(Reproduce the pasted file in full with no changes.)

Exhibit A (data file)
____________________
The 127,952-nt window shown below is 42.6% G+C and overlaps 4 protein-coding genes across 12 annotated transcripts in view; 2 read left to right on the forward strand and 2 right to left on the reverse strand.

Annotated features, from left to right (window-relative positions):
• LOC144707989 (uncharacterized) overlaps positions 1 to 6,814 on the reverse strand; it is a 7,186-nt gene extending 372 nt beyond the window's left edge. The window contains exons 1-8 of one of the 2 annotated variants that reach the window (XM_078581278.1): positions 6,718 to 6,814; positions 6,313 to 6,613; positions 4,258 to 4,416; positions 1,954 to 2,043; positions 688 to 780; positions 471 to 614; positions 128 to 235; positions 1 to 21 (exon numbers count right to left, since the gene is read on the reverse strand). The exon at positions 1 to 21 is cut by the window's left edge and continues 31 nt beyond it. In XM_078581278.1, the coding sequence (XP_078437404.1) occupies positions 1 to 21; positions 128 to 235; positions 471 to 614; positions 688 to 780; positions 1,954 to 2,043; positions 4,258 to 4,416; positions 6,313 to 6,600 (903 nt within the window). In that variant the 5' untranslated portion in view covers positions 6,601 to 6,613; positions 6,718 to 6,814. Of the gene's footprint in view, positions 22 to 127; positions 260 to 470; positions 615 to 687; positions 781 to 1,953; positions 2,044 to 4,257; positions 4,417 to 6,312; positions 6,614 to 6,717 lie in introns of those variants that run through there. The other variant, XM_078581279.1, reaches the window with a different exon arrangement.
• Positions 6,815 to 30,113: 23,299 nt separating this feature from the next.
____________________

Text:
The 127,952-nt window shown below is 42.6% G+C and overlaps 4 protein-coding genes across 12 annotated transcripts in view; 2 read left to right on the forward strand and 2 right to left on the reverse strand.

Annotated features, from left to right (window-relative positions):
• LOC144707989 (uncharacterized) overlaps positions 1 to 6,814 on the reverse strand; it is a 7,186-nt gene extending 372 nt beyond the window's left edge. The window contains exons 1-8 of one of the 2 annotated variants that reach the window (XM_078581278.1): positions 6,718 to 6,814; positions 6,313 to 6,613; positions 4,258 to 4,416; positions 1,954 to 2,043; positions 688 to 780; positions 471 to 614; positions 128 to 235; positions 1 to 21 (exon numbers count right to left, since the gene is read on the reverse strand). The exon at positions 1 to 21 is cut by the window's left edge and continues 31 nt beyond it. In XM_078581278.1, the coding sequence (XP_078437404.1) occupies positions 1 to 21; positions 128 to 235; positions 471 to 614; positions 688 to 780; positions 1,954 to 2,043; positions 4,258 to 4,416; positions 6,313 to 6,600 (903 nt within the window). In that variant the 5' untranslated portion in view covers positions 6,601 to 6,613; positions 6,718 to 6,814. Of the gene's footprint in view, positions 22 to 127; positions 260 to 470; positions 615 to 687; positions 781 to 1,953; positions 2,044 to 4,257; positions 4,417 to 6,312; positions 6,614 to 6,717 lie in introns of those variants that run through there. The other variant, XM_078581279.1, reaches the window with a different exon arrangement.
• Positions 6,815 to 30,113: 23,299 nt separating this feature from the next.